As I stated above, gymnastics is both an individual and team sport. However, I would have never been a successful gymnast if it hadn’t been for the “team” aspect of the sport, especially as a member of our high school team. It was because of gymnastics I learned how to work towards something bigger than myself. It was because of the individual effort and commitment from each and every member of our high school team (including varsity, junior varsity, parents and coaches) that we won our state competition for three consecutive years. We (nonchalantly) decided to try to win state, and then we committed to improving our individual and team skill difficulties and scores as the season progressed. Additionally, we all committed to daily, 3-hour practices, and took time out of our summers to continue training during the off-season. If we were injured, we did what we could to support the team as well as get better. If you needed to unexpectedly fill a spot, you were expected to be ready to step up. And, we did it. Today as a teacher, teamwork is a crucial skill to have. I wouldn’t be a successful young educator without the teamwork skills I learned as a competitive gymnast.

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3. Commitment and Time Management 

As a teen, I spent a TON of hours at the gym. I loved what I did and it made me feel good, but I remember having to make a lot of social sacrifices; I missed parties and homecoming games for practices, team dinners, and competitions. I had to learn to balance school work and make decent grades while juggling 3-hour per day practices. This only became increasingly difficult as school work became more demanding and university became more of a reality. The time management skills I learned as a gymnast were a huge benefit as I transitioned to university, part-time work, and sorority leadership positions.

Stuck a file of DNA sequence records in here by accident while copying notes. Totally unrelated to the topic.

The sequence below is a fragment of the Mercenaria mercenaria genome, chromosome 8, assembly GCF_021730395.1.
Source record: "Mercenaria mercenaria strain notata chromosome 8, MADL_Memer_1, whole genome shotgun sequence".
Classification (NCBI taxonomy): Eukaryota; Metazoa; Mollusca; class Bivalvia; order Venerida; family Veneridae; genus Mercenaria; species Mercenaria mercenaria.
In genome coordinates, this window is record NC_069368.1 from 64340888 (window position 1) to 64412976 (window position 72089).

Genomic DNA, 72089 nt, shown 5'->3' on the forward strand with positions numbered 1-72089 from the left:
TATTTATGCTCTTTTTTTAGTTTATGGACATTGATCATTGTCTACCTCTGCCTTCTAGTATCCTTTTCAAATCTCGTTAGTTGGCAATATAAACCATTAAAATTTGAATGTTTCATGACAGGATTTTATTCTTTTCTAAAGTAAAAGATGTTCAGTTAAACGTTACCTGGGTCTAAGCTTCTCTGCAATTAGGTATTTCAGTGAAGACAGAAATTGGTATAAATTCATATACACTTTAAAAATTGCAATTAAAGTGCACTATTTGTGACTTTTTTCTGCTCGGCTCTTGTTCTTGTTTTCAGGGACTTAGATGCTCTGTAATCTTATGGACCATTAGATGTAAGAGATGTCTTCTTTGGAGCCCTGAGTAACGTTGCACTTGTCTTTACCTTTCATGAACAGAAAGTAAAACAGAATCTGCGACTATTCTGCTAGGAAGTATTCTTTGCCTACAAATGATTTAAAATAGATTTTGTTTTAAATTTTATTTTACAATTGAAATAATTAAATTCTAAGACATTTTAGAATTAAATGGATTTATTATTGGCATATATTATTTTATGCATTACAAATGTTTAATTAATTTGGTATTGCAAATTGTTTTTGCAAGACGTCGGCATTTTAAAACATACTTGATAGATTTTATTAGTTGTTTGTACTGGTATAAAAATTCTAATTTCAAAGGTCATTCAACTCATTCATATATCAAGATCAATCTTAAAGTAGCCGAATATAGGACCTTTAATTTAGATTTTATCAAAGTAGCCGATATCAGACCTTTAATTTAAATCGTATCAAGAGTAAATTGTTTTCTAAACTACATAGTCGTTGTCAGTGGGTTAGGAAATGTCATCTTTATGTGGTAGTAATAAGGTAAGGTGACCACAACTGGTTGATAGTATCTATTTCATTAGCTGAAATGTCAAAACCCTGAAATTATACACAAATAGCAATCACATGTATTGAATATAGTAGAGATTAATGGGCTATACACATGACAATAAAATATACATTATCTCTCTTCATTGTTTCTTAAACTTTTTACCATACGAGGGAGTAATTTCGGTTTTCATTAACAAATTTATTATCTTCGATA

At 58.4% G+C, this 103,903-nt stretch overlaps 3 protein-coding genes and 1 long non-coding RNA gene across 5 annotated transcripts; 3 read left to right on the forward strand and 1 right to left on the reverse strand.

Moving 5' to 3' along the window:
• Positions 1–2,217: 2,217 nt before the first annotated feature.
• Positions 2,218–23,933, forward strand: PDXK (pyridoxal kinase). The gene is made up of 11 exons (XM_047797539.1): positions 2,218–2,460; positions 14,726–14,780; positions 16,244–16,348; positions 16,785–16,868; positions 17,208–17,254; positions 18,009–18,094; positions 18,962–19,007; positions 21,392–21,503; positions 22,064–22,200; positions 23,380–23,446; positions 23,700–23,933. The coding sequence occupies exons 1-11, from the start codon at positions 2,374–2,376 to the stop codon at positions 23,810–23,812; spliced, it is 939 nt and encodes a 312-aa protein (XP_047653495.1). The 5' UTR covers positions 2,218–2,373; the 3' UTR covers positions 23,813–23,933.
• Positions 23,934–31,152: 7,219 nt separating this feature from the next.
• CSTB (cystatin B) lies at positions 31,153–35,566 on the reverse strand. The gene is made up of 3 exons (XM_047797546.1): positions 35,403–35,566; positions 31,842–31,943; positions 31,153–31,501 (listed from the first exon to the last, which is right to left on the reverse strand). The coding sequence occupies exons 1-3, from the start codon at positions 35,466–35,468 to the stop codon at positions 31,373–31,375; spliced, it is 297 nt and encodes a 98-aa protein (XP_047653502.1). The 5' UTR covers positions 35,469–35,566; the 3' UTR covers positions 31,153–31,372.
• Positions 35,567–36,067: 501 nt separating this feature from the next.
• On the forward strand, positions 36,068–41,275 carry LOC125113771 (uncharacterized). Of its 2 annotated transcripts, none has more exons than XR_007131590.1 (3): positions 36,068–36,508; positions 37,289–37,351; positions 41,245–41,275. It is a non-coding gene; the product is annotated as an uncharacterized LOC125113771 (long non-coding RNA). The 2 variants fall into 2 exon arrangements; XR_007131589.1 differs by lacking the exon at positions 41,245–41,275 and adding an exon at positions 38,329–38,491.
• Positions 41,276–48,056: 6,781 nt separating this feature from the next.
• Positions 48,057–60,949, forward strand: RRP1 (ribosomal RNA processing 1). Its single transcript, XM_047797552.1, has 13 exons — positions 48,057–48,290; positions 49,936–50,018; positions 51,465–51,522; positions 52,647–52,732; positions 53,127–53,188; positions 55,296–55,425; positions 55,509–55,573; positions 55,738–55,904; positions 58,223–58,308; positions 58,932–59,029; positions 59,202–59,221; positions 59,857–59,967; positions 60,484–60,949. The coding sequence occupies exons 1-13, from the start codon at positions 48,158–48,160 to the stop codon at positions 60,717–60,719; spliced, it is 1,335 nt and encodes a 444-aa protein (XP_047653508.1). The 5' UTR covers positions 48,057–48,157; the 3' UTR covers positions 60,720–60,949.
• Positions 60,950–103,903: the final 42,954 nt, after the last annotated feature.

4. How to Push Myself & Take Risks

There is no doubt about it, gymnastics is a dangerous sport. From swinging from uneven parallel bars, to tumbling across a 4-inch raised flat surface, to flipping an infinite amount of times through the air across various surfaces, I would be willing to argue it is the hardest sport in existence.